Illustration for article titled In What Should Come as a Surprise to No One, LeBron James Named Associated Press Male Athlete of the Decade
Photo: Andy Lyons (Getty Images)

Over the course of the last decade, all LeBron James has done is collect three NBA championship trophies, been named Most Valuable Player the same amount of times (bring his total to four), and lead the Cleveland Cavaliers, the Miami Heat, and—barring a catastrophic collapse this season—the Los Angeles Lakers to the playoffs. He’s been instrumental to what’s become known as the player empowerment movement after “The Decision” turned him into a comic book supervillain and he’s used his immense popularity and influence to address politics, racial inequality, social injustice, education, and a number of other issues that other all-time greats would never touch.


Simply put, he was easily one of the most important figures of the decade and now the Associated Press is acknowledging him as such.

On Sunday, the future NBA Hall of Famer was named AP’s male athlete of the decade, because, of course, he was. Who in the hell else is deserving of such a prestigious accolade? I’ll wait.


“You add another 10 years of learning and adversity, pitfalls, good, great, bad, and any smart person who wants to grow will learn from all those experiences,” James told the AP. “A decade ago, I just turned 25. I’m about to be 35 and I’m just in a better (place) in my life and have a better understanding of what I want to get out of life.”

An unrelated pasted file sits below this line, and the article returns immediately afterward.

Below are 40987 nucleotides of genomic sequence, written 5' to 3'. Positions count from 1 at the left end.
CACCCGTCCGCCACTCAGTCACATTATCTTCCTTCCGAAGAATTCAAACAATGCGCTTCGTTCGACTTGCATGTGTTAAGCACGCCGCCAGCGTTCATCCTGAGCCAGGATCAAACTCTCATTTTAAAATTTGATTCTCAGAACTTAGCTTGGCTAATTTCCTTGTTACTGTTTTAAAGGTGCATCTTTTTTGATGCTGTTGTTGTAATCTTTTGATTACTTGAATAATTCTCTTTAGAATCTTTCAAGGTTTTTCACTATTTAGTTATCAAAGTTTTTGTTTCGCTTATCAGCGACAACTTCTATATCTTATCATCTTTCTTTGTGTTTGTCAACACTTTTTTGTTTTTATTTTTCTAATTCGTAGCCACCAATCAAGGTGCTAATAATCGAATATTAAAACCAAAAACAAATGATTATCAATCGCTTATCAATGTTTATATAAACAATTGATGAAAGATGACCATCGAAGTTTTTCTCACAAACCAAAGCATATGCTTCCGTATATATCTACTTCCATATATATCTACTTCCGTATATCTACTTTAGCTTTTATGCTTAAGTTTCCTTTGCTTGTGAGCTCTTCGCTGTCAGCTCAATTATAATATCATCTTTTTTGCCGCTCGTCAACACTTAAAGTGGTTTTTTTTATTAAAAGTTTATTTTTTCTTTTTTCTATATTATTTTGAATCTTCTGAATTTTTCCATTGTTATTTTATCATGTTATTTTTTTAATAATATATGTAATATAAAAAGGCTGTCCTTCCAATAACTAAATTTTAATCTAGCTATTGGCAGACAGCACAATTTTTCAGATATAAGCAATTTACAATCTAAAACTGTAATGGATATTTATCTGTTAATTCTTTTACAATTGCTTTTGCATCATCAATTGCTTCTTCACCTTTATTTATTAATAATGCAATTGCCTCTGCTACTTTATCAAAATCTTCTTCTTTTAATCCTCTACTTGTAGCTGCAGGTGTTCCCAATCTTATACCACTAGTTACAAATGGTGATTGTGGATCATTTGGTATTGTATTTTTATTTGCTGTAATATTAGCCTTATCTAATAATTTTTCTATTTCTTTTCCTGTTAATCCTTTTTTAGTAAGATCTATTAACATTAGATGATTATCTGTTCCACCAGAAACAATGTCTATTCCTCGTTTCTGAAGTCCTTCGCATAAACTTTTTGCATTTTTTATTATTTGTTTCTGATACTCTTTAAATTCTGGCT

Previous honorees include Wayne Gretzky, Tiger Woods, and Arnold Palmer, each transcendent athletes in their own right. In winning such an illustrious award, King James beat out track and field superstar Usain Bolt, soccer legend Lionel Messi, 23-time Olympic gold medalist Michael Phelps, and NFL quarterback Tom Brady.

In discussing his willingness to use his platform to create awareness around important issues affecting marginalized communities and other athletes, it’s a responsibility that James refuses to shy away from.


“I don’t live in regret,” James said. “There’s no moment in this last decade that I wish I could have back. If a situation was bad or you feel like you could have done better, then I learned from it.”

And after just becoming the only player in NBA history to accrue 9,000 assists, 9,000 rebounds, and 30,000 points, expect King James’ reign of terror to continue well within the next decade.

Menace to supremacy. Founder of Extraordinary Ideas and co-host and producer of The Extraordinary Negroes podcast. Impatiently waiting for ya'll to stop putting sugar in grits.

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